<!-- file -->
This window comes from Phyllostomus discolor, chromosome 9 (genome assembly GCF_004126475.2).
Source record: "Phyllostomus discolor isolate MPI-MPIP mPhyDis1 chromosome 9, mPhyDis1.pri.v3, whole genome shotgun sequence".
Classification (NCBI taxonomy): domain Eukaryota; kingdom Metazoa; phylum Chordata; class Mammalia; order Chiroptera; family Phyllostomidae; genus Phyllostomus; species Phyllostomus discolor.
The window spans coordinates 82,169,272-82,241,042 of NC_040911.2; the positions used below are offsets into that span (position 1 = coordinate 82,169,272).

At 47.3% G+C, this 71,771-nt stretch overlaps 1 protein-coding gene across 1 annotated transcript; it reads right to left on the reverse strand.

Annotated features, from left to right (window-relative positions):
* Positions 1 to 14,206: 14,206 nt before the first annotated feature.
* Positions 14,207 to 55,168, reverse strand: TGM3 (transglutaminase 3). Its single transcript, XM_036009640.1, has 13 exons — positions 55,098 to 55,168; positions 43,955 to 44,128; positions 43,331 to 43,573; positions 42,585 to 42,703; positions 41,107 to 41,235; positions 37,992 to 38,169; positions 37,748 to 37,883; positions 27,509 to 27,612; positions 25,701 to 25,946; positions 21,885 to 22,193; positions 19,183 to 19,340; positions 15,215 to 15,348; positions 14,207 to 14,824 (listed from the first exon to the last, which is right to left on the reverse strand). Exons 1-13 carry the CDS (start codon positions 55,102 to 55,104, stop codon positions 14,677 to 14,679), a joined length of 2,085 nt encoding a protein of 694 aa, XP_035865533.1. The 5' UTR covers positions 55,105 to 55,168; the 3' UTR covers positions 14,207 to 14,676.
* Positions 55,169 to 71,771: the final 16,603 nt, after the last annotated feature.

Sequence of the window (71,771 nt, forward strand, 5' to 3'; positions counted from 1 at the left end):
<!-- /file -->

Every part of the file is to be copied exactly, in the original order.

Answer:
This window comes from Phyllostomus discolor, chromosome 9 (genome assembly GCF_004126475.2).
Source record: "Phyllostomus discolor isolate MPI-MPIP mPhyDis1 chromosome 9, mPhyDis1.pri.v3, whole genome shotgun sequence".
Classification (NCBI taxonomy): domain Eukaryota; kingdom Metazoa; phylum Chordata; class Mammalia; order Chiroptera; family Phyllostomidae; genus Phyllostomus; species Phyllostomus discolor.
The window spans coordinates 82,169,272-82,241,042 of NC_040911.2; the positions used below are offsets into that span (position 1 = coordinate 82,169,272).

At 47.3% G+C, this 71,771-nt stretch overlaps 1 protein-coding gene across 1 annotated transcript; it reads right to left on the reverse strand.

Annotated features, from left to right (window-relative positions):
* Positions 1 to 14,206: 14,206 nt before the first annotated feature.
* Positions 14,207 to 55,168, reverse strand: TGM3 (transglutaminase 3). Its single transcript, XM_036009640.1, has 13 exons — positions 55,098 to 55,168; positions 43,955 to 44,128; positions 43,331 to 43,573; positions 42,585 to 42,703; positions 41,107 to 41,235; positions 37,992 to 38,169; positions 37,748 to 37,883; positions 27,509 to 27,612; positions 25,701 to 25,946; positions 21,885 to 22,193; positions 19,183 to 19,340; positions 15,215 to 15,348; positions 14,207 to 14,824 (listed from the first exon to the last, which is right to left on the reverse strand). Exons 1-13 carry the CDS (start codon positions 55,102 to 55,104, stop codon positions 14,677 to 14,679), a joined length of 2,085 nt encoding a protein of 694 aa, XP_035865533.1. The 5' UTR covers positions 55,105 to 55,168; the 3' UTR covers positions 14,207 to 14,676.
* Positions 55,169 to 71,771: the final 16,603 nt, after the last annotated feature.

Sequence of the window (71,771 nt, forward strand, 5' to 3'; positions counted from 1 at the left end):